Beginning her association with CEEP in 2006, Dr. Ruddy has directed several complex program evaluation projects, and will continue to do so as a Senior Research Associate. In her new role she will also coordinate CEEP’s policy-related activities that promote high-quality P-20 education policy and inform the general public, faculty, the P-20 education community and broader stakeholder groups, and policymakers (e.g., CEEP Policy Chat forums, public opinion surveys, CEEP Education Policy Briefs and other policy-related publications). IU faculty, non-IU faculty and CEEP research staff will be engaged in examinations of the policy-related implications of their evaluation and research activities. CEEP’s policy publications and presentations will be based on empirical research that demonstrate how the findings from evaluation and research can inform policy and practice.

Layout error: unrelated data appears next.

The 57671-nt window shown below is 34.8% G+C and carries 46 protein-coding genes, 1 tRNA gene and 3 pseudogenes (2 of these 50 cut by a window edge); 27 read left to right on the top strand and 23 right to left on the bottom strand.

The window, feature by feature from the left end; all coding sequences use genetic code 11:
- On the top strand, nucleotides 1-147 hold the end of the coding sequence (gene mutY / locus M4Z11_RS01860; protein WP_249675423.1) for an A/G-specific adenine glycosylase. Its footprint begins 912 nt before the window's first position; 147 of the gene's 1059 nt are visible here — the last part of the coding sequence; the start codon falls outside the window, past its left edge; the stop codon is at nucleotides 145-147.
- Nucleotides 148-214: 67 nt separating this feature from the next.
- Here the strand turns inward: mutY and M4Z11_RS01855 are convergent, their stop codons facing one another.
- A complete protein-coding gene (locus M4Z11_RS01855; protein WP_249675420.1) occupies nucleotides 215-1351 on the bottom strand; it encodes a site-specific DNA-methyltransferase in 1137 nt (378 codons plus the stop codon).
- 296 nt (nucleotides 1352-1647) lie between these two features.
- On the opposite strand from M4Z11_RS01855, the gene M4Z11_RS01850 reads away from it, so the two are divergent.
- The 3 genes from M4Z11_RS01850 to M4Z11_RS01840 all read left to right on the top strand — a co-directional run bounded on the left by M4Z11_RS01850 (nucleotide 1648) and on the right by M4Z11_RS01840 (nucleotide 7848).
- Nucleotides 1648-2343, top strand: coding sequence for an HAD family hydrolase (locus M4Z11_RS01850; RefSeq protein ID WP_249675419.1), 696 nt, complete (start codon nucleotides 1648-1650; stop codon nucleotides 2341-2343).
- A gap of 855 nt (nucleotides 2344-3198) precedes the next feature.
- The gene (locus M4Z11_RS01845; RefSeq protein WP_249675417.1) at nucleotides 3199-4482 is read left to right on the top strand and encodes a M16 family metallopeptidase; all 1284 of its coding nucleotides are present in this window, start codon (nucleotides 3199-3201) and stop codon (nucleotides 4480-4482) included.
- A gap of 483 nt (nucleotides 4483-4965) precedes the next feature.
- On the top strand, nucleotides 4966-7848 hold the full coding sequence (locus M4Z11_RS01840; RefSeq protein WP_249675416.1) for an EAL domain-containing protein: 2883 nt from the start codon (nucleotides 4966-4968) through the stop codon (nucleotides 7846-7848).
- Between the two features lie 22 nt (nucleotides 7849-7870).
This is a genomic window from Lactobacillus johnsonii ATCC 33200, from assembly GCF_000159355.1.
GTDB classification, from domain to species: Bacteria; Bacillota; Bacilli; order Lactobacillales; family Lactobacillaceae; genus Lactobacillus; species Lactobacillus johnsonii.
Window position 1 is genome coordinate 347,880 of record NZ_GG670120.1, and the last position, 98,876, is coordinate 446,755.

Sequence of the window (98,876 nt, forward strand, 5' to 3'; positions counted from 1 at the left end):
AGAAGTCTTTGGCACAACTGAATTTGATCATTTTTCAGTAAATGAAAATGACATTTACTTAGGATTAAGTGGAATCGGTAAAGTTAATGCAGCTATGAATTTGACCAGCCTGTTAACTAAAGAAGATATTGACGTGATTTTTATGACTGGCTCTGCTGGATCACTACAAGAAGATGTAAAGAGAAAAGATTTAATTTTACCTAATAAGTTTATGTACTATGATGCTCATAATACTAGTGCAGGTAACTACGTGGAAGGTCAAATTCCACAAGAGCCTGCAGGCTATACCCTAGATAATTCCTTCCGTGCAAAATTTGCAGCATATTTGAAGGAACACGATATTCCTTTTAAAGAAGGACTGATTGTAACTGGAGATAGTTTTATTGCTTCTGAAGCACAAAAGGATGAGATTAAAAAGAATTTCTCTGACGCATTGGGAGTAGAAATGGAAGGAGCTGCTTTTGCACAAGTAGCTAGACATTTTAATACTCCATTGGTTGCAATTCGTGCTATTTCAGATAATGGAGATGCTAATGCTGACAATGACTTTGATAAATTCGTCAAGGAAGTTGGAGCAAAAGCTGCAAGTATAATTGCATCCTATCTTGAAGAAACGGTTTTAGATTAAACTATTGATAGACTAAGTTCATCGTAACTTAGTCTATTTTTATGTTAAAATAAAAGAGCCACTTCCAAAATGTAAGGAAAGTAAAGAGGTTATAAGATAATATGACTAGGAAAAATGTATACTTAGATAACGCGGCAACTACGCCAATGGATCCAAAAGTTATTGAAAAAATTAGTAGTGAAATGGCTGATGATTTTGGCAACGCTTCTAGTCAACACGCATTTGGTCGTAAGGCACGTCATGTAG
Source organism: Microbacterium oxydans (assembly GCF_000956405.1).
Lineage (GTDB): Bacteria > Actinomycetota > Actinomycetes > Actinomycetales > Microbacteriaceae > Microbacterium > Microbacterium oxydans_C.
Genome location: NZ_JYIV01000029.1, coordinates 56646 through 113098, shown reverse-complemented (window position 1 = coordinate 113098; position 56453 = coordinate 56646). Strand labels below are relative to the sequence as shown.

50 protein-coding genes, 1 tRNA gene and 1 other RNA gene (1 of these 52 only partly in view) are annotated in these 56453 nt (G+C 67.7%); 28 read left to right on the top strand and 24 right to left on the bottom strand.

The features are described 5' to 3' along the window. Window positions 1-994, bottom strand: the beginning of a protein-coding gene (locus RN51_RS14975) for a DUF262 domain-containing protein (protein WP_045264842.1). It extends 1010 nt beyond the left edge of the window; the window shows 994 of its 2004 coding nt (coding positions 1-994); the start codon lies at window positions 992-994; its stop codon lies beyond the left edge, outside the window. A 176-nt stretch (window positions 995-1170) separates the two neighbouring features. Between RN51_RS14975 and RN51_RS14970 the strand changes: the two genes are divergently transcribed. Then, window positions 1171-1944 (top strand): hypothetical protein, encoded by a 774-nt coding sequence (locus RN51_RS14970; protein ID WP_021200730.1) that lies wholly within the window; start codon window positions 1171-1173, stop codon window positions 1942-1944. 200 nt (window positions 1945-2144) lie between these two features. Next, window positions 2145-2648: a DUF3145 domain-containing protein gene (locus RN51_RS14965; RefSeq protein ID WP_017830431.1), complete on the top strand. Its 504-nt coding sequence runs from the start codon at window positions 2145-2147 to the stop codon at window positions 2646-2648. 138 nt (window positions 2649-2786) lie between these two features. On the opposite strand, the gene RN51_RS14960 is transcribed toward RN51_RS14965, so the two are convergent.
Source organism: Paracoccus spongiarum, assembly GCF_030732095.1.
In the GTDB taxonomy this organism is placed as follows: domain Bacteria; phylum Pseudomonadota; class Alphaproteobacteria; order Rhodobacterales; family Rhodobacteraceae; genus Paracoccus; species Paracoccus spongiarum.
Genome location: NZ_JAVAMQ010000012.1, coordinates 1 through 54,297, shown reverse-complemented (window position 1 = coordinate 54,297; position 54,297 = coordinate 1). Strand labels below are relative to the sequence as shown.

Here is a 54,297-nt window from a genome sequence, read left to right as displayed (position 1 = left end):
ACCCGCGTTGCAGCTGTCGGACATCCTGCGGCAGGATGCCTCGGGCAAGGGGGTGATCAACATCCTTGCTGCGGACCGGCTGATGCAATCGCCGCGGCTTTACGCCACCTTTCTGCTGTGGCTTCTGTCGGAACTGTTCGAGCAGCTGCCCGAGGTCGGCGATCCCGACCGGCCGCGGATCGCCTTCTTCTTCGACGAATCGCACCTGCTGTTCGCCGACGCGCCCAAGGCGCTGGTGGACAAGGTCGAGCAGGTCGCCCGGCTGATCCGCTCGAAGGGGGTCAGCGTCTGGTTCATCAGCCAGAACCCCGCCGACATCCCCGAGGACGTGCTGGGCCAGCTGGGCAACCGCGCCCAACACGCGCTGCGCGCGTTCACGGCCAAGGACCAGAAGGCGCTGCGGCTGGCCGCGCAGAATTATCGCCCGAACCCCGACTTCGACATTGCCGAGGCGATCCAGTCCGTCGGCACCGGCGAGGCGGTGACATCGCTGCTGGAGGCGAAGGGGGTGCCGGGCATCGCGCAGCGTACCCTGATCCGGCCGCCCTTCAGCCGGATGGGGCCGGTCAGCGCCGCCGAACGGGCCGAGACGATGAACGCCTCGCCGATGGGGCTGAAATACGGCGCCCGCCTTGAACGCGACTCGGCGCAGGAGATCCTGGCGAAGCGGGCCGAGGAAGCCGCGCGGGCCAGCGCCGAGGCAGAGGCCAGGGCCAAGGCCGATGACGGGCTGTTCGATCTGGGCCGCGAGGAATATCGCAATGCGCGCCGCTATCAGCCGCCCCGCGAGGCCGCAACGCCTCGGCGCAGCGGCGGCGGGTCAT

|March 14, 2014||
High suspension/expulsion rates driven by ineffective school policies, not "bad kids"
Russell Skiba, Director of the Equity Project at CEEP, heads a group of 26 nationally recognized experts from the social science, education and legal fields – known as the Discipline Disparities Research-to-Practice Collaborative. The Collaborative has spent three years compiling and analyzing a huge body of recent research that challenges virtually every notion behind the frequent use of disciplinary policies that remove students from the classroom.